light into ashes feels it is a sdbd recording as did the original poster and I understand why they do, but I'm quite certain it is not. Really. It isn't. It is a microphone recording done right up close to the stage and PA. While the instruments sound deceptively boardlike, the vocals do not at all. The fact that it was outdoors only helped the ambient microphone recording sound boardlike, no room reflections. Along with the various bumping and thumping sounds of Bob and Jerry, there are ALSO mic handling sounds. Also the sound of the audience applause at the end of the songs is distinctly unboardlike (ie, at the end of Black Peter) and much more microphone near stagelike. The particular quality and character of the saturation on the vocal peaks sounds like an auto level cassette, not a higher quality manually set deck. The sound this recording is exactly what I would expect from a close up, microphone to auto level cassette recorder of that era, even a built in mic recorder. The rather informal and rudimentary stage set up makes it FAR more likely that someone just came right up close and set a deck near one of the speakers rather than attempt to get a much more complicated board feed with who knows what sort of mix. When the ordan comes in during Black Peter, it does not sound at all like a channel fader being turned up, nor does the harmonica sound like it is coming direct from a hand cupped mic line. Having been an extensive collector and taper myself for 35+ years, I am extremely familiar with every conceivable recording "sound". This is not a line recording from a soundboard, no way.

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Poster: Administrator, Curator, or StaffMonte B Cowboy Date: Jan 15, 2013 11:23am
Forum: GratefulDead Subject: Re: 5/3/70 Wesleyan video and SBD tape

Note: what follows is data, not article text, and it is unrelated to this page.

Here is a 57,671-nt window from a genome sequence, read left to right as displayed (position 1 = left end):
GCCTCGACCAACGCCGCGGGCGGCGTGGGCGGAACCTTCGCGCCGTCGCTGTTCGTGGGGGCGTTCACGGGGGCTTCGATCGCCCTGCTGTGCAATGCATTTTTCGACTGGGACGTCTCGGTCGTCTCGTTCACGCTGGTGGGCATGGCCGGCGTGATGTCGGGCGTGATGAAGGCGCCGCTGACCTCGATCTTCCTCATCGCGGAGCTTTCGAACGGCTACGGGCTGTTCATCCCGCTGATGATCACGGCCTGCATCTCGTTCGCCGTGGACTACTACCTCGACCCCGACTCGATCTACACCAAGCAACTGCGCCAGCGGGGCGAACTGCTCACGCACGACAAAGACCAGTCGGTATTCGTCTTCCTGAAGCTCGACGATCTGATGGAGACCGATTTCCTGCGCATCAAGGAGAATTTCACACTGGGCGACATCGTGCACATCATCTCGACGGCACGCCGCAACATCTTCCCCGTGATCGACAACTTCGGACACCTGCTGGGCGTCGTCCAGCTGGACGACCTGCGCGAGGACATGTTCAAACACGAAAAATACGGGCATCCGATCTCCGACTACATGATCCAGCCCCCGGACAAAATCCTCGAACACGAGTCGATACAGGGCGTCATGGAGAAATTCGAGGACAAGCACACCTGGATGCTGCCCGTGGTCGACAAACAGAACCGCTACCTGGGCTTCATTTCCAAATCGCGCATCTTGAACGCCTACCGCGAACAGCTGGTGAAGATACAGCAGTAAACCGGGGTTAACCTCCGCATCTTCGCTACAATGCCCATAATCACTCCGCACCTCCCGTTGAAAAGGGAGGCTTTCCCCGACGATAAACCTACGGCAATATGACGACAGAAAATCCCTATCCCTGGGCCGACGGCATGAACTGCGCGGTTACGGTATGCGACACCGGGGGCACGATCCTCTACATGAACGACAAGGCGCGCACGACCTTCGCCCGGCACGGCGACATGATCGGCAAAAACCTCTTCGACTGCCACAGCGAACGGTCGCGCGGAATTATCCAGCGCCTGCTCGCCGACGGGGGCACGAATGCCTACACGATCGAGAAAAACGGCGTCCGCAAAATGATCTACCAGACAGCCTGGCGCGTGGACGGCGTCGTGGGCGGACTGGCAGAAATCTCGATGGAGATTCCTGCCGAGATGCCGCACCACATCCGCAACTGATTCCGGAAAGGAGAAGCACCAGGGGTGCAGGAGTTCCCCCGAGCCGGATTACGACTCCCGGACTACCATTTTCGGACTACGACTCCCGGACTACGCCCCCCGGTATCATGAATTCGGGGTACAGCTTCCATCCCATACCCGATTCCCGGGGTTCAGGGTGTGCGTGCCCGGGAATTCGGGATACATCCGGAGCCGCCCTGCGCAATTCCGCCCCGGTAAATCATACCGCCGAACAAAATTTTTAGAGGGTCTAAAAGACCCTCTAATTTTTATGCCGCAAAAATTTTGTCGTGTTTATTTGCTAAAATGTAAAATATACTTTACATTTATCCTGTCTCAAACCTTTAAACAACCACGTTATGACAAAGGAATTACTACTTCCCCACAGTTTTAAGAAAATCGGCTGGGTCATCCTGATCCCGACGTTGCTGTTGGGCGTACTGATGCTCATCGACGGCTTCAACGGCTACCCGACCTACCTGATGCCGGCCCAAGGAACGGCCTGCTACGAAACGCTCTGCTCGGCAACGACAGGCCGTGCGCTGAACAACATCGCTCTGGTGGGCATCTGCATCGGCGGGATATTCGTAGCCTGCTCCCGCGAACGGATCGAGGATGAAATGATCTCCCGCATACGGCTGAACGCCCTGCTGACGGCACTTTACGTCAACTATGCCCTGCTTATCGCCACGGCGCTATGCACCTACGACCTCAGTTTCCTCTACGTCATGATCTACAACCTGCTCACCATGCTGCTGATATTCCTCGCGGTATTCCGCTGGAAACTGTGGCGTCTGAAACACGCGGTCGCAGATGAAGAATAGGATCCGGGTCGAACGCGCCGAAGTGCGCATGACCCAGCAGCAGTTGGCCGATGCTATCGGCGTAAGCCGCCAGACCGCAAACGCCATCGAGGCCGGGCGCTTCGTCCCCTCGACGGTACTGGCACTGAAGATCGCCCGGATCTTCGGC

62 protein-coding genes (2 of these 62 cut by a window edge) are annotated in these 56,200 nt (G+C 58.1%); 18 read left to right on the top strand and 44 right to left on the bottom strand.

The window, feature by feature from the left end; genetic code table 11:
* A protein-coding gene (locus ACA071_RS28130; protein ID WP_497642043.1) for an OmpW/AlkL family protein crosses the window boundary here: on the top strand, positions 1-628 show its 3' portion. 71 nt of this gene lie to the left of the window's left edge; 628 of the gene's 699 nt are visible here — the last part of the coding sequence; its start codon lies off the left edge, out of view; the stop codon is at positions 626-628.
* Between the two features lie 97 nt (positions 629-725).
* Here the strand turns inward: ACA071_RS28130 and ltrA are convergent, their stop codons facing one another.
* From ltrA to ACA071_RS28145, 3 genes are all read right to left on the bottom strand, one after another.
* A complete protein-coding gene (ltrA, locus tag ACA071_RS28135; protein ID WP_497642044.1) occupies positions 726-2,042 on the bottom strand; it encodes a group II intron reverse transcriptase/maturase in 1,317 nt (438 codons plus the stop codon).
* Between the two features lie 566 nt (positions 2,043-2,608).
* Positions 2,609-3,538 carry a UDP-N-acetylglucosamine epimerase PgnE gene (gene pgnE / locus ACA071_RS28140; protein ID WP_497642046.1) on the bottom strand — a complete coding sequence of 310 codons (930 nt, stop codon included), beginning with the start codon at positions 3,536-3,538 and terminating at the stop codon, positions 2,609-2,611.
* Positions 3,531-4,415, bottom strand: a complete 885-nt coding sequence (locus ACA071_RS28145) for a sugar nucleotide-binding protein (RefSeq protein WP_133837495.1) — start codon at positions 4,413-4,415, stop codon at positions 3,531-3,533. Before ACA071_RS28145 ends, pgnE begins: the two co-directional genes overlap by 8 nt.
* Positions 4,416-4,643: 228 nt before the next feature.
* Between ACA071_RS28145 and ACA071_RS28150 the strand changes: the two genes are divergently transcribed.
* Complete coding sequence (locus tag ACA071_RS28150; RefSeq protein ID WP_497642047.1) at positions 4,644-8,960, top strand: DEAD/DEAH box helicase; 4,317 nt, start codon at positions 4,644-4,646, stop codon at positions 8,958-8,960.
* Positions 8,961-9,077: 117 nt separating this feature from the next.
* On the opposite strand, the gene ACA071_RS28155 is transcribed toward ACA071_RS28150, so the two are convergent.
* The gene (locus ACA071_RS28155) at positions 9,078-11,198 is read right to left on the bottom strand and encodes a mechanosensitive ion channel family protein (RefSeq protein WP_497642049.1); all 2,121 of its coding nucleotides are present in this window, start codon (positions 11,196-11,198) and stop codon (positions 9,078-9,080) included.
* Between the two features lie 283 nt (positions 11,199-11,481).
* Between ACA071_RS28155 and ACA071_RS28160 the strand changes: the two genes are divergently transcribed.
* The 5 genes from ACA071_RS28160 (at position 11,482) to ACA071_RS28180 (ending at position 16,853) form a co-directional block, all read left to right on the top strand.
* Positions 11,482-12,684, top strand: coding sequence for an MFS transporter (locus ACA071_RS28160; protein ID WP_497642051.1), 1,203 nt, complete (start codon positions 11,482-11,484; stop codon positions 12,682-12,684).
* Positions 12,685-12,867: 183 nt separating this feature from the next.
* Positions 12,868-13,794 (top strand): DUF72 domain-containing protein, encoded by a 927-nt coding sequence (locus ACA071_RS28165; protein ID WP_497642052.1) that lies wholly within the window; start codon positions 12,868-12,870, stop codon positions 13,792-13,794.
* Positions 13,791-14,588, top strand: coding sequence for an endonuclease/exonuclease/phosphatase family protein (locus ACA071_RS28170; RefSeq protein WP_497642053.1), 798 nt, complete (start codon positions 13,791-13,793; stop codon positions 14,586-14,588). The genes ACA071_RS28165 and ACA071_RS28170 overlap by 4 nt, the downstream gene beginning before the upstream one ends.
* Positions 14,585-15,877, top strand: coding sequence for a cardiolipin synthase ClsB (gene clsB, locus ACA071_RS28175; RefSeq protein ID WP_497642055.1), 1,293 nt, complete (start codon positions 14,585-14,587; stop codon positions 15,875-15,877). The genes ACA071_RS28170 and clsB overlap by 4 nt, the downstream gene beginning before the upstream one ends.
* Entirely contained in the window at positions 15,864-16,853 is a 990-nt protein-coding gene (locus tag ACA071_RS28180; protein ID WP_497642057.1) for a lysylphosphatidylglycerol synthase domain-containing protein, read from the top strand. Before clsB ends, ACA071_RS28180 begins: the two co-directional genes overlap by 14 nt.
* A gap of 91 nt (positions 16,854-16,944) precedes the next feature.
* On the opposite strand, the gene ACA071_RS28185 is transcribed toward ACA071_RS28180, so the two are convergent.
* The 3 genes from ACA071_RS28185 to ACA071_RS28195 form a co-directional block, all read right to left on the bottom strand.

I graduated high school the year before this GD show at Wesleyan. I wasn't a deadhead yet. My older brother was getting drafted at this time. He had just finished going to an aviation school. Instead, the Naval Air Reserves accepted him due to his aviation training. I was next in line to get drafted. The shit was hitting the fan: very unfavorable war in Vietnam!

Thanks to an eleven-year-old kid, we're finally getting this "uniquely American" story straight: May 3, 1970 was the day before the Kent State Massacre.

The first week of May in 1970 American history was all about our war in Vietnam.

On April 30, 1970, in a televised address, President Nixon announced to the nation that an "incursion" into Cambodia had been launched by United States combat forces.


"In cooperation with the armed forces of South Vietnam, attacks are being launched this week to clean out major enemy sanctuaries on the Cambodian-Vietnam border.

A major responsibility for the ground operations is being assumed by South Vietnamese forces. For example, the attacks in several areas, including the Parrot's Beak that I referred to a moment ago, are exclusively South Vietnamese ground operations under South Vietnamese command with the United States providing air and logistical support.

There is one area, however, immediately above Parrot's Beak, where I have concluded that a combined American and South Vietnamese operation is necessary.